Rotating $P=[x\:y\:z]$ about the x-axis by $\theta$ radians produces a new point $P'=[x'\:y'\:z']$ where

\begin{eqnarray*}x' & = & x \\
y' & = & y\cos\theta - z\sin\theta \\
z' & = & y\sin\theta + z\cos\theta \\

or in matrix notation

\begin{displaymath}[x'\: y'\: z']= [x \: y \: z]\left[\begin{array}{rrr}
1 & 0 ...
...s\theta \\ \end{array}\right]
=[x\:y\:z]R_x = [x\:y\:z]R_{yz}.\end{displaymath}

Rotating $P=[x\:y\:z]$ about the y-axis by $\theta$ radians produces a new point $P'=[x'\:y'\:z']$ where

\begin{eqnarray*}x' & = & x\cos\theta + z\sin\theta \\
y' & = & y \\
z' & = & - x\sin\theta + z\cos\theta

or in matrix notation

\begin{displaymath}[x'\: y'\: z']= [x \: y \: z]\left[\begin{array}{rrr}
...s\theta \\ \end{array}\right]
=[x\:y\:z]R_y = [x\:y\:z]R_{zx}.\end{displaymath}

Angles of rotation about the principle axes are called Euler angles.

Rotation About an Arbitrary Axis

Consider an axis through the origin determined by a unit length direction vector $\vec{D}=\langle d_x\:d_y\:d_z\rangle$, (the completely arbitrary case will be easily handled after translations are introduced). We can arrange to rotate by theta radians about this axis using a five step process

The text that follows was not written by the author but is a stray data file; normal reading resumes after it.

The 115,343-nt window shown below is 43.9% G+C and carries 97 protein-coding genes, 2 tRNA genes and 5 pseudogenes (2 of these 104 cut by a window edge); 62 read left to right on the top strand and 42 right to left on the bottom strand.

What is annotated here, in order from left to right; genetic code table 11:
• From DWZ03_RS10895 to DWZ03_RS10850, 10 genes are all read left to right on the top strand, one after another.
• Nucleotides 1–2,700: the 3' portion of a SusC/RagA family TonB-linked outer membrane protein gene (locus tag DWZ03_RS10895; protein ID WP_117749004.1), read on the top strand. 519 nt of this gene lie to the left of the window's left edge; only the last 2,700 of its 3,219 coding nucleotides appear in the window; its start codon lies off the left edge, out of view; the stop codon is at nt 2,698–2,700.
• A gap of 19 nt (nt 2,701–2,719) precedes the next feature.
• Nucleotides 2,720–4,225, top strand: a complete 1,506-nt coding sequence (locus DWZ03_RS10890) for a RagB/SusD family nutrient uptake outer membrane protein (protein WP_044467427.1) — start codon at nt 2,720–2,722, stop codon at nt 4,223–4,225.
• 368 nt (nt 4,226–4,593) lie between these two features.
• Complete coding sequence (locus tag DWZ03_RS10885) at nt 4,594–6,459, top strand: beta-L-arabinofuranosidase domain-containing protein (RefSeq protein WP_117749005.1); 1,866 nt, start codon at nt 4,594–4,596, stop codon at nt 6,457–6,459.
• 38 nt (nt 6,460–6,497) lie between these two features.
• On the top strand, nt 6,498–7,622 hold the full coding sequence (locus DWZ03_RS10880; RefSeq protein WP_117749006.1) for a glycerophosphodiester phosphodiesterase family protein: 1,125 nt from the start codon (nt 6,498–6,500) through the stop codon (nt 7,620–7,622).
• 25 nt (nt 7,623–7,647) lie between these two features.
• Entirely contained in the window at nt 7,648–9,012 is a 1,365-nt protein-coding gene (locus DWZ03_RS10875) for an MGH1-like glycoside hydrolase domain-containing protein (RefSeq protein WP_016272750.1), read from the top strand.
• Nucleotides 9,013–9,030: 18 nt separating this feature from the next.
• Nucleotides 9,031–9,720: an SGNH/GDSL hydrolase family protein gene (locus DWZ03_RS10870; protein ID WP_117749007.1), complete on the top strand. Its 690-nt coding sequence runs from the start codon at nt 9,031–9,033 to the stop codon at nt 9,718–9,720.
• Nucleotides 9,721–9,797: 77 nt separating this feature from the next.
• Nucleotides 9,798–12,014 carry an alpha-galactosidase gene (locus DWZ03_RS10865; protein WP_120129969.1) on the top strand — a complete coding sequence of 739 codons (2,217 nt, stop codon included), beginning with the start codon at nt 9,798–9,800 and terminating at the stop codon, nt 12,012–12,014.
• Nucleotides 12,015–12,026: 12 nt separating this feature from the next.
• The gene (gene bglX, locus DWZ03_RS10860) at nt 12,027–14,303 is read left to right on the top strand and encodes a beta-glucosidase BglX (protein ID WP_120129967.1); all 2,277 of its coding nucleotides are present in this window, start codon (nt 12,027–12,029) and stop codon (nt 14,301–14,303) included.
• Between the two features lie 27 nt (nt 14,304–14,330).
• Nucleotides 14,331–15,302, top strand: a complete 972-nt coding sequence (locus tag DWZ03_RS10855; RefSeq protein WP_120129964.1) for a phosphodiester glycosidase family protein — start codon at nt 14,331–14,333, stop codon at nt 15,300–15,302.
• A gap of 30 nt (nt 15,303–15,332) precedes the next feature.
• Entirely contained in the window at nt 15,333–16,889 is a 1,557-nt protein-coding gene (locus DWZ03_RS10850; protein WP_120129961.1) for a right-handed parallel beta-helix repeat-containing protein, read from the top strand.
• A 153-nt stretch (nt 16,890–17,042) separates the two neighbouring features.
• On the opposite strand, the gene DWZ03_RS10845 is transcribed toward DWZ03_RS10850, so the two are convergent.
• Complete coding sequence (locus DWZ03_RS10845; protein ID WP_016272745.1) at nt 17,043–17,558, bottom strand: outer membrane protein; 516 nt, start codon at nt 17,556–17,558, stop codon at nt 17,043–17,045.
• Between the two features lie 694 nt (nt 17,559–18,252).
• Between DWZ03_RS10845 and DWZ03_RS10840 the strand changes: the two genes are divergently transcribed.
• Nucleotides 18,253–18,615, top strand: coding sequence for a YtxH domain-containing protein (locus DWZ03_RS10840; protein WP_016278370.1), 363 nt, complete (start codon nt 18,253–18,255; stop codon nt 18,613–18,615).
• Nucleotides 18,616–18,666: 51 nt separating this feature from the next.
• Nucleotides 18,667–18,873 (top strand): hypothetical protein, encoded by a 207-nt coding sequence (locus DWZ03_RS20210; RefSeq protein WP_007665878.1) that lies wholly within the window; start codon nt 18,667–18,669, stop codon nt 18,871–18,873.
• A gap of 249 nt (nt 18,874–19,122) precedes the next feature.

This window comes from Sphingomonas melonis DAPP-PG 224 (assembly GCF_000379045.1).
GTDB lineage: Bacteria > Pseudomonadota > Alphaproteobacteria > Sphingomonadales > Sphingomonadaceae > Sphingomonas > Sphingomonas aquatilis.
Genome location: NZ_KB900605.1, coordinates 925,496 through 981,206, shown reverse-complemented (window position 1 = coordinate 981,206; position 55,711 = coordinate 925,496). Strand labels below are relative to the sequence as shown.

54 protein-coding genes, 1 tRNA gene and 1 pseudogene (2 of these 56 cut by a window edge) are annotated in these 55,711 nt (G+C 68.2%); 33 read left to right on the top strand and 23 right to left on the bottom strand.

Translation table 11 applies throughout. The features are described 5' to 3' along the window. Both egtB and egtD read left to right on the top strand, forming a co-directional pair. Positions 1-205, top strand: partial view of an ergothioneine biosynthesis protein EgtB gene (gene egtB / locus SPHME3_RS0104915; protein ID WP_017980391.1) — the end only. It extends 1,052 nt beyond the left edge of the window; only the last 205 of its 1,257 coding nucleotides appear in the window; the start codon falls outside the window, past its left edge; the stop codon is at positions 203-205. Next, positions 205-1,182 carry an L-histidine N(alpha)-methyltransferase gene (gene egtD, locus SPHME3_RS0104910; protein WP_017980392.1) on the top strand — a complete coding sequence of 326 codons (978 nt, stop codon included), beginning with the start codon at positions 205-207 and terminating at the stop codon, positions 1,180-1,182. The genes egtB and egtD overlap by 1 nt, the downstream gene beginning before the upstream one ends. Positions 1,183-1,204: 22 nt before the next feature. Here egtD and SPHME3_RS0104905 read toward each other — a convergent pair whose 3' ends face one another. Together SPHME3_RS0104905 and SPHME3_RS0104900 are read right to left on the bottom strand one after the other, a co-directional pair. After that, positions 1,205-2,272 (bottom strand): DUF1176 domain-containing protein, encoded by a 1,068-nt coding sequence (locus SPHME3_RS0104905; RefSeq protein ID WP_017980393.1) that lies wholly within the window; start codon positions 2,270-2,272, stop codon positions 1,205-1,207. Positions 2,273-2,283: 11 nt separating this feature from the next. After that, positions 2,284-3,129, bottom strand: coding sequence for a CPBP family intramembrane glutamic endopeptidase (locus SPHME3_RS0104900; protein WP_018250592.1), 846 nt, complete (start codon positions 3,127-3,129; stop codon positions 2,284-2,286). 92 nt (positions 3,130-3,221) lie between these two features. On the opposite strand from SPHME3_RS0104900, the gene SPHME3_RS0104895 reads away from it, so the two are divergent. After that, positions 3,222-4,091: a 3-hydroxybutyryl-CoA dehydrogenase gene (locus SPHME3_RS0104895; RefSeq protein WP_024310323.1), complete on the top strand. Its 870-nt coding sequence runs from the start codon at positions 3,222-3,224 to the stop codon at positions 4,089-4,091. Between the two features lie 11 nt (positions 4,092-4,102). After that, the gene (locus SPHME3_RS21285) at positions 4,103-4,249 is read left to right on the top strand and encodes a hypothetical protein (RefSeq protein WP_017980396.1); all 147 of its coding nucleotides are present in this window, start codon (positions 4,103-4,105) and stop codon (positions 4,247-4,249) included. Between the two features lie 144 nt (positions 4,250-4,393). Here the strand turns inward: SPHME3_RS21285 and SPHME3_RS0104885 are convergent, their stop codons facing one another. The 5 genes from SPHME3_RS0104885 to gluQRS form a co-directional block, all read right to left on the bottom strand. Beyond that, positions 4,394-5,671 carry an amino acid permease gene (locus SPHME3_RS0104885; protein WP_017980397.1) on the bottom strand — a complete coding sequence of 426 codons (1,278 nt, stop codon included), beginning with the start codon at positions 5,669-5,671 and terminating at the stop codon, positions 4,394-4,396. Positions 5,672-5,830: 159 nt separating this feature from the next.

Rotate $\vec{D}=\langle d_x\:d_y\:d_z\rangle$ into the xz plane, call the result $\vec{D'}=\langle d'_x\:0\:d'_z\rangle$
Rotate $\vec{D'}=\langle d'_x\:0\:d'_z\rangle$ into the z axis
Rotate about the z axis by $\theta$ radians
Invert the rotation of $\vec{D'}=\langle d'_x\:0\:d'_z\rangle$ into the z axis
Invert the rotation of into $\vec{D}=\langle d_x\:d_y\:d_z\rangle$ $\vec{D'}=\langle d'_x\:0\:d'_z\rangle$
This is messy and error-prone when using hand calculation, however, if you carry it out, the result is

R= \left[\begin{array}{ccc}
d_x^2+\cos\theta(1-d_x^2) & d_xd...
...\sin\theta &
d_z^2+\cos\theta(1-d_z^2) \\ \end{array}\right].
\end{displaymath} (1)

You should verify that this matrix reduces to rotations about z, x, and y for appropriate choices of the direction vector $\vec{D}$Below, we'll see that there are better ways to derive this matrix.

The Inverse of a Rotation

The inverse of a rotation by $\theta$ radians can be created by rotating by $-\theta$ radians, but this is not the best way to view it. Consider the trigonometic identities